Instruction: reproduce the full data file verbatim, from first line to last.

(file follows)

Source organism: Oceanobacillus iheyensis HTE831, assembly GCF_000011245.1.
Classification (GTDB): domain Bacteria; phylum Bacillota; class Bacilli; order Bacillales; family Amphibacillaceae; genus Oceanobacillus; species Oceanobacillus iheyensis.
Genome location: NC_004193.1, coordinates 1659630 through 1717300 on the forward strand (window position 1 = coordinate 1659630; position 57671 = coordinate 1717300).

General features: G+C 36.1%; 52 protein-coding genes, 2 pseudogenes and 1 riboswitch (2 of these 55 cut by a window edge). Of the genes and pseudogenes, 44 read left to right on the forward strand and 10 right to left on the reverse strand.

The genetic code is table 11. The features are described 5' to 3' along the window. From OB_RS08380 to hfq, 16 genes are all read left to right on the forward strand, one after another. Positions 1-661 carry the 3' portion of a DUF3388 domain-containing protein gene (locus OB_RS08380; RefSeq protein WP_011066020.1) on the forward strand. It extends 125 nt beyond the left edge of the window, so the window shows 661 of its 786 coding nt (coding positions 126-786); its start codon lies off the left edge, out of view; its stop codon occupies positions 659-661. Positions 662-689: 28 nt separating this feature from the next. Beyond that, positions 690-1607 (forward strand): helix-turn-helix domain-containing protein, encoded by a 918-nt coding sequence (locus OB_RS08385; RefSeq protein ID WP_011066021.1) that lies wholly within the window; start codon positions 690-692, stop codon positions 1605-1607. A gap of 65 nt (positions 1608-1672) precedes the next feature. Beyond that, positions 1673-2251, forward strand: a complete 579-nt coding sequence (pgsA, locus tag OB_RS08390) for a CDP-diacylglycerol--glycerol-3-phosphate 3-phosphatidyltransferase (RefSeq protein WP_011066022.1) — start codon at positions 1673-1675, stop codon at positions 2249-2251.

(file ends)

Source organism: Oceanobacillus iheyensis HTE831, assembly GCF_000011245.1.
Classification (GTDB): domain Bacteria; phylum Bacillota; class Bacilli; order Bacillales; family Amphibacillaceae; genus Oceanobacillus; species Oceanobacillus iheyensis.
Genome location: NC_004193.1, coordinates 1659630 through 1717300 on the forward strand (window position 1 = coordinate 1659630; position 57671 = coordinate 1717300).

General features: G+C 36.1%; 52 protein-coding genes, 2 pseudogenes and 1 riboswitch (2 of these 55 cut by a window edge). Of the genes and pseudogenes, 44 read left to right on the forward strand and 10 right to left on the reverse strand.

The genetic code is table 11. The features are described 5' to 3' along the window. From OB_RS08380 to hfq, 16 genes are all read left to right on the forward strand, one after another. Positions 1-661 carry the 3' portion of a DUF3388 domain-containing protein gene (locus OB_RS08380; RefSeq protein WP_011066020.1) on the forward strand. It extends 125 nt beyond the left edge of the window, so the window shows 661 of its 786 coding nt (coding positions 126-786); its start codon lies off the left edge, out of view; its stop codon occupies positions 659-661. Positions 662-689: 28 nt separating this feature from the next. Beyond that, positions 690-1607 (forward strand): helix-turn-helix domain-containing protein, encoded by a 918-nt coding sequence (locus OB_RS08385; RefSeq protein ID WP_011066021.1) that lies wholly within the window; start codon positions 690-692, stop codon positions 1605-1607. A gap of 65 nt (positions 1608-1672) precedes the next feature. Beyond that, positions 1673-2251, forward strand: a complete 579-nt coding sequence (pgsA, locus tag OB_RS08390) for a CDP-diacylglycerol--glycerol-3-phosphate 3-phosphatidyltransferase (RefSeq protein WP_011066022.1) — start codon at positions 1673-1675, stop codon at positions 2249-2251.